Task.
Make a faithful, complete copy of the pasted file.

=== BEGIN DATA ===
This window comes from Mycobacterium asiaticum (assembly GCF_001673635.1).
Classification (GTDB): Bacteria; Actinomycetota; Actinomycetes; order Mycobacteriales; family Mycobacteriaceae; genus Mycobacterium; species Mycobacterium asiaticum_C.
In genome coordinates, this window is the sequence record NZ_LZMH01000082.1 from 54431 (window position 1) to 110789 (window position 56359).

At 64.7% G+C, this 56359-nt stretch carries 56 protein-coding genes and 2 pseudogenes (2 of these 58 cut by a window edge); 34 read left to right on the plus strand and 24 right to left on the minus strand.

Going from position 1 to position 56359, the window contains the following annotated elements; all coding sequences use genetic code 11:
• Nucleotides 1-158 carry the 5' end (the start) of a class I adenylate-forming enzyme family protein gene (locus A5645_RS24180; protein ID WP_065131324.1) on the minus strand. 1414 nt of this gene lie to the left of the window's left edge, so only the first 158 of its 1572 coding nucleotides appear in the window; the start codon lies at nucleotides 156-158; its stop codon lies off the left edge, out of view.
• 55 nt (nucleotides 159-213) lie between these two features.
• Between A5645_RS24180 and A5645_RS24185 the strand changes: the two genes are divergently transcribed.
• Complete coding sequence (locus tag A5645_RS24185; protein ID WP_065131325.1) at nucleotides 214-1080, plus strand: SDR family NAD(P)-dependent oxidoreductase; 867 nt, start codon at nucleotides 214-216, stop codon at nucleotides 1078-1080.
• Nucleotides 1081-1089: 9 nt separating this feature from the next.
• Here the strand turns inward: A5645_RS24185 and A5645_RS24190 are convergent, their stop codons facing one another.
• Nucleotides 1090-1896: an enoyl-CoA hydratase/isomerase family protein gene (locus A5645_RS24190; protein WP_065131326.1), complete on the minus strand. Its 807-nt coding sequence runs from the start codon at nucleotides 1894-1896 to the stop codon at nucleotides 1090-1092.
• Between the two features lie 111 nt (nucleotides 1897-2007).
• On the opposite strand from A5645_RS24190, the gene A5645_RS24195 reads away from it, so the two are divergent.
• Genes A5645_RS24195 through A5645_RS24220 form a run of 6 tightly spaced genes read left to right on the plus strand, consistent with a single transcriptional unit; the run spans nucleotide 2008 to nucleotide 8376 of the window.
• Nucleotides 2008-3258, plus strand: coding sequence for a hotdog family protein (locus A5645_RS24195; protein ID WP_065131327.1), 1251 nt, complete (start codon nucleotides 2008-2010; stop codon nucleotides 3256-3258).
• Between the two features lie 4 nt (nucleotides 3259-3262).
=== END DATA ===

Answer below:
This window comes from Mycobacterium asiaticum (assembly GCF_001673635.1).
Classification (GTDB): Bacteria; Actinomycetota; Actinomycetes; order Mycobacteriales; family Mycobacteriaceae; genus Mycobacterium; species Mycobacterium asiaticum_C.
In genome coordinates, this window is the sequence record NZ_LZMH01000082.1 from 54431 (window position 1) to 110789 (window position 56359).

At 64.7% G+C, this 56359-nt stretch carries 56 protein-coding genes and 2 pseudogenes (2 of these 58 cut by a window edge); 34 read left to right on the plus strand and 24 right to left on the minus strand.

Going from position 1 to position 56359, the window contains the following annotated elements; all coding sequences use genetic code 11:
• Nucleotides 1-158 carry the 5' end (the start) of a class I adenylate-forming enzyme family protein gene (locus A5645_RS24180; protein ID WP_065131324.1) on the minus strand. 1414 nt of this gene lie to the left of the window's left edge, so only the first 158 of its 1572 coding nucleotides appear in the window; the start codon lies at nucleotides 156-158; its stop codon lies off the left edge, out of view.
• 55 nt (nucleotides 159-213) lie between these two features.
• Between A5645_RS24180 and A5645_RS24185 the strand changes: the two genes are divergently transcribed.
• Complete coding sequence (locus tag A5645_RS24185; protein ID WP_065131325.1) at nucleotides 214-1080, plus strand: SDR family NAD(P)-dependent oxidoreductase; 867 nt, start codon at nucleotides 214-216, stop codon at nucleotides 1078-1080.
• Nucleotides 1081-1089: 9 nt separating this feature from the next.
• Here the strand turns inward: A5645_RS24185 and A5645_RS24190 are convergent, their stop codons facing one another.
• Nucleotides 1090-1896: an enoyl-CoA hydratase/isomerase family protein gene (locus A5645_RS24190; protein WP_065131326.1), complete on the minus strand. Its 807-nt coding sequence runs from the start codon at nucleotides 1894-1896 to the stop codon at nucleotides 1090-1092.
• Between the two features lie 111 nt (nucleotides 1897-2007).
• On the opposite strand from A5645_RS24190, the gene A5645_RS24195 reads away from it, so the two are divergent.
• Genes A5645_RS24195 through A5645_RS24220 form a run of 6 tightly spaced genes read left to right on the plus strand, consistent with a single transcriptional unit; the run spans nucleotide 2008 to nucleotide 8376 of the window.
• Nucleotides 2008-3258, plus strand: coding sequence for a hotdog family protein (locus A5645_RS24195; protein ID WP_065131327.1), 1251 nt, complete (start codon nucleotides 2008-2010; stop codon nucleotides 3256-3258).
• Between the two features lie 4 nt (nucleotides 3259-3262).